Belle's Song by K.M. Grant

This story follows Geoffrey Chaucer's famous pilgrimage to Canterbury Cathedral in the late 1300s. It is told from the point of view of Belle, a teenage girl who joins the pilgrims to pray for her crippled father. Belle is a headstrong girl, struggling to find purpose in her life, but as she interacts with her fellow travelers, she learns the importance of friendship and family. Belle also learns about political intrigue when one pilgrim blackmails her into spying on Chaucer and others in the party.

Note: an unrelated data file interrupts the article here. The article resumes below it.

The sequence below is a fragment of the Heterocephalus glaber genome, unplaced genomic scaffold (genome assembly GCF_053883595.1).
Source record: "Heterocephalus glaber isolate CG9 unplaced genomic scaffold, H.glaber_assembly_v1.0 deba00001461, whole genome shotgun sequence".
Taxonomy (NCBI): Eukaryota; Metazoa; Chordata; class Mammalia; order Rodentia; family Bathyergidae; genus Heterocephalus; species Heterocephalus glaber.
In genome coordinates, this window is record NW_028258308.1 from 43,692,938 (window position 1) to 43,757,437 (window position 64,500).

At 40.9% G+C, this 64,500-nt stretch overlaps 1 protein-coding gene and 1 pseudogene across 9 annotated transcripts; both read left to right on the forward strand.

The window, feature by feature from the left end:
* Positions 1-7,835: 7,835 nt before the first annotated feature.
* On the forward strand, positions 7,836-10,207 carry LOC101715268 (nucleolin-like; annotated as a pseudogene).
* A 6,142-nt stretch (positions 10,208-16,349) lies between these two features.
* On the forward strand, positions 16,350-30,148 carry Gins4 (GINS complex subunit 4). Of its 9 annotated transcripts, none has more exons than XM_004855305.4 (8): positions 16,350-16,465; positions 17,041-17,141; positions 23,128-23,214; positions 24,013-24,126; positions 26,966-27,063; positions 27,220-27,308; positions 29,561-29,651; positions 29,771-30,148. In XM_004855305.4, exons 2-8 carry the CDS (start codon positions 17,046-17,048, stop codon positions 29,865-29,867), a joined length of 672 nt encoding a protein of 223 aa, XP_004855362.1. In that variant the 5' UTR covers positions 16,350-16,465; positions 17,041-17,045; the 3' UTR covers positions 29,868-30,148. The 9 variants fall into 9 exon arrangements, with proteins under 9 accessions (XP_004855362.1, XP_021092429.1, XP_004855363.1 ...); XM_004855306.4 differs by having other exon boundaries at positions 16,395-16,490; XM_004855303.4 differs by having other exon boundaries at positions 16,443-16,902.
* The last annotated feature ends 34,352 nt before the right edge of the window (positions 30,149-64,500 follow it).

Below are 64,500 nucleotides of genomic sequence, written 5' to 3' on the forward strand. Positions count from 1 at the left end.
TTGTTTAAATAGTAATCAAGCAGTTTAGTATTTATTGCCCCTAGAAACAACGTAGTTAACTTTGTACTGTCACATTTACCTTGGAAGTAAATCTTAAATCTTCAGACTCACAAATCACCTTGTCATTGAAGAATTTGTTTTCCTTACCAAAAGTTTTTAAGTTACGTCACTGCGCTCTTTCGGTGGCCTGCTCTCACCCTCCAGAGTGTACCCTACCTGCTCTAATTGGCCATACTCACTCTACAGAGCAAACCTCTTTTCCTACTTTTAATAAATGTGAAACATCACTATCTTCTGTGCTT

This story is entertaining on its own, with intrigue and interesting characters. However, it is also an intriguing addition to The Canterbury Tales with more insight into the characters of the Knight, the Summoner, and Chaucer himself. My only complaint is I find it strange that Grant wrote for a young adult audience when few read The Canterbury Tales before college level English classes. Therefore, a lot of the literary allusions are lost on the intended audience. Belle and her story belong with a young adult audience, but the richness of references to Chaucer might not be recognized.

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